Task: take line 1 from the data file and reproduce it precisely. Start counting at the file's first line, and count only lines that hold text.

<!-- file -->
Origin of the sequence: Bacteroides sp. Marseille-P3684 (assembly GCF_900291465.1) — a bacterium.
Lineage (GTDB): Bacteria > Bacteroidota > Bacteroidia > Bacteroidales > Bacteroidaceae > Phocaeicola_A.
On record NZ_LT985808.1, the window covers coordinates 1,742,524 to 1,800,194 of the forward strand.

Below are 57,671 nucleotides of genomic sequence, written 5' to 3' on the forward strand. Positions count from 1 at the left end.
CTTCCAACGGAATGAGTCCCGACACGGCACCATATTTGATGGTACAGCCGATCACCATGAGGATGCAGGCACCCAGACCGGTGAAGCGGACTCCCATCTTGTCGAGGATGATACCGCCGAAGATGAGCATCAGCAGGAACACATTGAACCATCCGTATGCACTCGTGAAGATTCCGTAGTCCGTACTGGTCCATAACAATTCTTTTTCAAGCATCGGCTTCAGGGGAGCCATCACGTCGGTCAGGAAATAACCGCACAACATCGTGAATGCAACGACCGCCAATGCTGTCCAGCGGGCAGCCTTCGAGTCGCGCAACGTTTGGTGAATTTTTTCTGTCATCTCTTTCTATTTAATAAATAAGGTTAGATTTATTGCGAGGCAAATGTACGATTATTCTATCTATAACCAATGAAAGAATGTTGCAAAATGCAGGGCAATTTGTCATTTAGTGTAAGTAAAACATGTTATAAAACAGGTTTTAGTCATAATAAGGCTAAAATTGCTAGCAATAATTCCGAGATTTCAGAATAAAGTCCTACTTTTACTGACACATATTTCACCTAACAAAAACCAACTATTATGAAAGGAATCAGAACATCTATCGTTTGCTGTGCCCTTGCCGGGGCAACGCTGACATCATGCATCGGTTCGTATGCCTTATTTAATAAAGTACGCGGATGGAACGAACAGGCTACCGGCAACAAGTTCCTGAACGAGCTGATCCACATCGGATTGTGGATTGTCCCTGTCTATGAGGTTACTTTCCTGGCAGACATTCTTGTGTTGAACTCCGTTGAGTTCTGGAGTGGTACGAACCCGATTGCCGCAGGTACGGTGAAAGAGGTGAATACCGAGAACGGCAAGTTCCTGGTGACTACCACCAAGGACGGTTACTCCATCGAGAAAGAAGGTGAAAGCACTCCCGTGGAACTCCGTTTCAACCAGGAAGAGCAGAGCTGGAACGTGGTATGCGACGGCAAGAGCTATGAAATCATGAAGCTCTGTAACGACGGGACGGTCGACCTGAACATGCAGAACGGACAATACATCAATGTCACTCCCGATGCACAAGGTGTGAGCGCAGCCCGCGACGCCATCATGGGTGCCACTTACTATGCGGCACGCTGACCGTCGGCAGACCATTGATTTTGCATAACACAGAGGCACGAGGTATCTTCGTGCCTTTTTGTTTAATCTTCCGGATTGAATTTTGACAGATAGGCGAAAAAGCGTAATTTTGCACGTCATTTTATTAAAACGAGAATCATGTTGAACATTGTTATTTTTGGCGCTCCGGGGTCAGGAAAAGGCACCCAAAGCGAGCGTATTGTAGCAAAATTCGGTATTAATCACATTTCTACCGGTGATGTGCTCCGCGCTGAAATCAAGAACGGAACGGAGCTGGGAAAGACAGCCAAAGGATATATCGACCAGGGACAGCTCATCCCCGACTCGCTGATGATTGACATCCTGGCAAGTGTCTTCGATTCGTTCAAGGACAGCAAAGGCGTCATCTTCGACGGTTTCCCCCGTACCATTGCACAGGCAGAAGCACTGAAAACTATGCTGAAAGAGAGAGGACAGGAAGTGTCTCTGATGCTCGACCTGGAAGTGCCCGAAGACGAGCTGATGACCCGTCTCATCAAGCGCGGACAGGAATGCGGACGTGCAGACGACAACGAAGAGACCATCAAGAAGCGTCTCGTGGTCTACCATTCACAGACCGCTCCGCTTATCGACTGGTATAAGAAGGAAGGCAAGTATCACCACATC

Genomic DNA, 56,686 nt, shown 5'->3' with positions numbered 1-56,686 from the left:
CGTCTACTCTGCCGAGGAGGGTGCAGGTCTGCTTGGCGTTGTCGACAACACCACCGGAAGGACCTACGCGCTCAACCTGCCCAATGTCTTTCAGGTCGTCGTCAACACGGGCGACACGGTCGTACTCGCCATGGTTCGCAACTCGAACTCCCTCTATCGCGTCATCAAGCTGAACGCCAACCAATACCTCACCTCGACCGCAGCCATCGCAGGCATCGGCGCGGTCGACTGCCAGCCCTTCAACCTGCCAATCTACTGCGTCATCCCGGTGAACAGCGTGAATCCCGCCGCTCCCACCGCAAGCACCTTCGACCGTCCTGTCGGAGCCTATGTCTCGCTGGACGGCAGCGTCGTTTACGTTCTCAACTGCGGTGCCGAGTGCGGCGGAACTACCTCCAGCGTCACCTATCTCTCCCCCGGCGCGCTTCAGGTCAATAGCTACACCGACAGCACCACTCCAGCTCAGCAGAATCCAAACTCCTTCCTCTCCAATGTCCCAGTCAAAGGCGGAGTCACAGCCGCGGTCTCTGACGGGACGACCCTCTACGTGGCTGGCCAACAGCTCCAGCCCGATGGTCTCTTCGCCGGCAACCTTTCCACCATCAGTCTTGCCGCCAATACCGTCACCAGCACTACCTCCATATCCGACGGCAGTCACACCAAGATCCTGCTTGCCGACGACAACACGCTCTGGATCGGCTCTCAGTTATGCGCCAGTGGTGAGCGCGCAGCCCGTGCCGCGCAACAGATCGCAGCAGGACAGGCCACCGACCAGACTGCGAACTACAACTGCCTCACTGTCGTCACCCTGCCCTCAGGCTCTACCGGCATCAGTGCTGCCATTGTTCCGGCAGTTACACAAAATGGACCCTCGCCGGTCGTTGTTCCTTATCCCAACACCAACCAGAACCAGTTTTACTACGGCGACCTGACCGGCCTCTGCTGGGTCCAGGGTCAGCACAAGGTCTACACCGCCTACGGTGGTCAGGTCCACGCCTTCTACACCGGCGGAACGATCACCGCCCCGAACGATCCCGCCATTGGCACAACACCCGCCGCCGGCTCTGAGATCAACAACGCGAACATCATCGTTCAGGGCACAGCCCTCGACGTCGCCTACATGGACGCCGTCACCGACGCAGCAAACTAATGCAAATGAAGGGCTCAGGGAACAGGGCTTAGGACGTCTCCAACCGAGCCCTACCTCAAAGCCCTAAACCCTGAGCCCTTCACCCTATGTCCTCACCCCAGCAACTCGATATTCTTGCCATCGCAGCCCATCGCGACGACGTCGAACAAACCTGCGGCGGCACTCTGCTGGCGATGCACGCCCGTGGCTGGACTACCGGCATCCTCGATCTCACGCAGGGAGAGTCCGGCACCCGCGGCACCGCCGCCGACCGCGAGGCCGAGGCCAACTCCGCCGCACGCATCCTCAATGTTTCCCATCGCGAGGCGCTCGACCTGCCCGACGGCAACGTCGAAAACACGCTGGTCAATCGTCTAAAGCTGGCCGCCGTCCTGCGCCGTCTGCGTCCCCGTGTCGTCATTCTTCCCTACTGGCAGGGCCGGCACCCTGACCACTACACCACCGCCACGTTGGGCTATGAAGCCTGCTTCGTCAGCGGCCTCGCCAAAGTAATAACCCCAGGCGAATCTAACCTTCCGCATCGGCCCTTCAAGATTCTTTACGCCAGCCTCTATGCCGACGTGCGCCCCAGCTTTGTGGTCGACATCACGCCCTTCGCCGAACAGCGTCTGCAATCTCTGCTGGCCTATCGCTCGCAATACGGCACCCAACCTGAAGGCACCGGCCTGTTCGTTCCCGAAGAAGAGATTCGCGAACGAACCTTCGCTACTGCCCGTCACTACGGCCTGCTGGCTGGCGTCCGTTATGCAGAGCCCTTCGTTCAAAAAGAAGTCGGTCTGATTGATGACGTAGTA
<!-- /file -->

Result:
Origin of the sequence: Bacteroides sp. Marseille-P3684 (assembly GCF_900291465.1) — a bacterium.